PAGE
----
Interview with Christina Chiu, Author of BEAUTY

Tell us the story behind the story. How did BEAUTY come to be?

Beauty” is a short story from my first book Troublemaker and Other Saints. When I finished the collection of stories, I started writing a novel, but Amy kept insisting her story be written. It was like she was sitting on my shoulder. Anything I wrote, she’d say, “That sucks because the story’s over here with me.” Finally, I set that novel aside and started writing Beauty. 

What was the most challenging aspect of writing BEAUTY?

There were different kinds of challenges. Motherhood interrupted my work; I never realized I needed so much emotional space and energy in order to write. I found out after my first child was born. In terms of the craft, I had a very difficult time figuring out the structure. It wasn’t until I realized how important karma was to the story that I understood what to do.

What is the message you want readers to take away from your book?

Don’t ever give up. It’s easy to see life rolling past and think you missed the life you wanted. But you haven’t. Always hold onto what you want. Work toward it. You may get there or you may not, but if you don’t try, you definitely won’t. Often it’s the process of moving toward what you want that is so rewarding. 

Describe your background. Did your background play a part in your book?

As a Chinese American woman, I find that my background is inseparable from my work. I like to examine stereotypes—really delve into them—to realize the complex people beneath. The systemic natures of racism and sexism are important to identify, explore, and understand. Only by confronting them can we change them. Beauty is an intersectional literary work, one that is American with American characters rooted in the U.S. I can’t tell you how many people ask me where I’m from, and when I say, New York, I get back: “No, where are you really from?” 

Describe your writing schedule. Do you outline? Any habits? 

I don’t have a schedule, but I’ve noticed that I write best under two conditions: when I have a lot going on and if I have real deadlines that need to be made. Often, the night before my chapter or story is due, I’m up all through the night writing. Sometimes my children wake for breakfast and I’m still at the computer.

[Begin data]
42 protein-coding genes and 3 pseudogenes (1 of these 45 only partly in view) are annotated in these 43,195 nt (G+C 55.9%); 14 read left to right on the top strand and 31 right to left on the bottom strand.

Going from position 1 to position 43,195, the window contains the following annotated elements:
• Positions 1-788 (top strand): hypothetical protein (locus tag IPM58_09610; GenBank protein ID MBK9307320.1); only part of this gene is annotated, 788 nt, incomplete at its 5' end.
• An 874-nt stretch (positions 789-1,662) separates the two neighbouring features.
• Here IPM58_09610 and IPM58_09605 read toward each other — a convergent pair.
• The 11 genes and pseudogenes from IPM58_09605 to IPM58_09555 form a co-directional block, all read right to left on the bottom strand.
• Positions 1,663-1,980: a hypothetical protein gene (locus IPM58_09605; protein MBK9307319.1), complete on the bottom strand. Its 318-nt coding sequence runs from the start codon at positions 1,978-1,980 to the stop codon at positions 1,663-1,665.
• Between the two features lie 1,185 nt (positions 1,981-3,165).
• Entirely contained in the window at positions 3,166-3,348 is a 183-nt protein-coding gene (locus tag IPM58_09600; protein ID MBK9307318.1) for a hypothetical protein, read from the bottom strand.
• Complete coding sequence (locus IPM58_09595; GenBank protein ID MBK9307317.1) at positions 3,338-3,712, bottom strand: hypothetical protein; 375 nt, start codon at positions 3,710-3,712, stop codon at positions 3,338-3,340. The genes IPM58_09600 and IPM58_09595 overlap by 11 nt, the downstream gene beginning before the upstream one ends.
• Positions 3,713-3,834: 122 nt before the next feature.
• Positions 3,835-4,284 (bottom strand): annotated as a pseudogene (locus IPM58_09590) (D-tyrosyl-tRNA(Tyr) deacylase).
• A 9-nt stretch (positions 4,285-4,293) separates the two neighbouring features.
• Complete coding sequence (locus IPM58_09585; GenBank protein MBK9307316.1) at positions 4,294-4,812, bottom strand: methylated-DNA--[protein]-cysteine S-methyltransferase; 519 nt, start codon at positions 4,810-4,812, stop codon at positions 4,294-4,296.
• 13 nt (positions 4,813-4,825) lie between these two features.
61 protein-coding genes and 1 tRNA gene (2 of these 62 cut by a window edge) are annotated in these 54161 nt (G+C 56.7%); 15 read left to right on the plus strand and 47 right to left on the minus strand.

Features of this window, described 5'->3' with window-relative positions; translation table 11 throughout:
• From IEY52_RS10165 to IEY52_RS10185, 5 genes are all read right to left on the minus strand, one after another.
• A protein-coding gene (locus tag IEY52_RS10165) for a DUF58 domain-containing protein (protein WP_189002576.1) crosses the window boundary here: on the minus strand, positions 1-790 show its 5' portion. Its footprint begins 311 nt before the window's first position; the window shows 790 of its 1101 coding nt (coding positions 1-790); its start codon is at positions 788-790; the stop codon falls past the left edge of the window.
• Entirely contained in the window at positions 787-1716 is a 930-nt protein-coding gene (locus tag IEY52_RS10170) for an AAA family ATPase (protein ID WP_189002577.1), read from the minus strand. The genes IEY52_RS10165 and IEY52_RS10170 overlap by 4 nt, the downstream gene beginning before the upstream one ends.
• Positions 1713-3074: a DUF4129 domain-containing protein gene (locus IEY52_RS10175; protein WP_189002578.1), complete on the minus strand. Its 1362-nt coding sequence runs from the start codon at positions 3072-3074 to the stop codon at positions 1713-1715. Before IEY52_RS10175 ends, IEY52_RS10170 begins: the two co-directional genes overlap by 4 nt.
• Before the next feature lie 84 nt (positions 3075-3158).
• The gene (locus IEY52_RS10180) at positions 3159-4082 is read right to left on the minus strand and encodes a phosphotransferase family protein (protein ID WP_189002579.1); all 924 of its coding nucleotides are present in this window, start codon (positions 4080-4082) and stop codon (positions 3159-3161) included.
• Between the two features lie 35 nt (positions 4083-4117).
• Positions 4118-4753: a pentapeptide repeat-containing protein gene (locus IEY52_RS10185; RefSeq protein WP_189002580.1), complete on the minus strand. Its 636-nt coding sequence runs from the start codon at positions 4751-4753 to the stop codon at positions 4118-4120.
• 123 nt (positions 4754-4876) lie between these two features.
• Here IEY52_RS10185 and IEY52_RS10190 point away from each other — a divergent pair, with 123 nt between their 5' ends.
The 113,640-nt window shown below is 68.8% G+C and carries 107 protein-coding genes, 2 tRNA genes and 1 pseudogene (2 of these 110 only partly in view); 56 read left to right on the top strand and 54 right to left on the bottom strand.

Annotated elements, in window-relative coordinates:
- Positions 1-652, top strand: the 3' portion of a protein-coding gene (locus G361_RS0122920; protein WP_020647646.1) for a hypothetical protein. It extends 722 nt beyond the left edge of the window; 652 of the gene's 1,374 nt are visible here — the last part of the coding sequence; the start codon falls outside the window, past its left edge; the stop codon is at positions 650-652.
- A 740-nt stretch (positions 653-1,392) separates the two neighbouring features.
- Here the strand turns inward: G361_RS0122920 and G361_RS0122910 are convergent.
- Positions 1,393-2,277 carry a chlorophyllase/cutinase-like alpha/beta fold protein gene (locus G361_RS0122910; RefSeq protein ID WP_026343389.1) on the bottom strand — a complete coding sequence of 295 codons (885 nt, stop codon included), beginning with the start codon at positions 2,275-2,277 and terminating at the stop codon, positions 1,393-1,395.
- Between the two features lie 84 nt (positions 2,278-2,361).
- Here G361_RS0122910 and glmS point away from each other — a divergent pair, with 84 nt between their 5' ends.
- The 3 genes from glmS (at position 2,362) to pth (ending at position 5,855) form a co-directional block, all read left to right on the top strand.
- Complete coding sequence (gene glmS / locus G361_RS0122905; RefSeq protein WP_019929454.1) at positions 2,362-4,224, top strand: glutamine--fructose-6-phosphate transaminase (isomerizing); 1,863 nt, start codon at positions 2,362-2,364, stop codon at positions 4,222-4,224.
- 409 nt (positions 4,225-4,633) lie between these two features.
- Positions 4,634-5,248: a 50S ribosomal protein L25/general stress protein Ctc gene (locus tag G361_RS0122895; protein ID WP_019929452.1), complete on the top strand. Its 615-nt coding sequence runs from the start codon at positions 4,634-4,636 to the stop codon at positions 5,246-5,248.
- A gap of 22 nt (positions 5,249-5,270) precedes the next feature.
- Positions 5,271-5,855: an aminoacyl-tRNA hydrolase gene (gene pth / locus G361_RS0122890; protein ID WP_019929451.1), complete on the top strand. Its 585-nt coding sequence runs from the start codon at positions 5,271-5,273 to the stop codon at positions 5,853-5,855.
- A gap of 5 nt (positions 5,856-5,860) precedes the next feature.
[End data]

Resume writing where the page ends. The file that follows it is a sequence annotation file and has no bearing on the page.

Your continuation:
What books are on your nightstand? What are you currently reading? 

I’m currently reading a lot because I’d like to help review books for authors who are either launching now like I am during Covid, or review novels from the past that I feel people should be reading now. I just finished reading a memoir called The In-Betweens by Davon Loeb. I’m about to re-read the novel Pym, by Mat Johnson (the first time didn’t count because I was a new mom and delirious from fatigue) and a memoir called Uncomfortably Numb, by Meredith O’Brien. I’m also about to start The Resisters by Gish Jen, which I’ve wanted to read since it came out.

Which authors do you admire? 

Gish Jen, Elissa Schappell, Michael Cunningham, Mat Johnson, Toni Morrison, Sherman Alexie, Helen Schulman, Marie Lee, Junot Diaz, Sergio Troncoso, Lan Samantha Chang, Helen Benedict, Maxine Hong Kingston, Denis Johnson

What have you learned from this experience?

I’ve learned to have fun and love life. I started shoemaking because of this book. It was research. But somewhere along the line, I fell in love with the process. The more fun I had, the more flowed out of me onto the page. I also learned what a beautiful and courageous person I am and that my work deserve to be appreciated.

What is the best piece of advice you have ever received? What is one piece of advice you would give your younger self?

The best piece of advice I ever heard was from Sherman Alexie. It was more than 20 years ago, back when we had to snail mail submissions to journals. I had gone to one of his readings. When someone asked this question about best advice, he said, “postage.” Just keep sending out your work. Every time you get a rejection for a story or book, just send it back out.

I would tell myself there’s a lot I don’t know, but there’s also a lot that others don’t know, too. So it’s okay to be in your power, even if it makes others uncomfortable or angry. You have so many things in your heart that need to be said. Say them. Not just for your sake, but everyone’s, especially for the children you will be having.

What are you working on now?

I’ve been working on a memoir and I just started another novel. The memoir is about 75% done. I’m hoping to finish a full draft soon. It’s pretty exciting. The novel I just started is really fun, so I’ll be working on that a lot this summer.

To learn more about Christina Chiu, visit her website.

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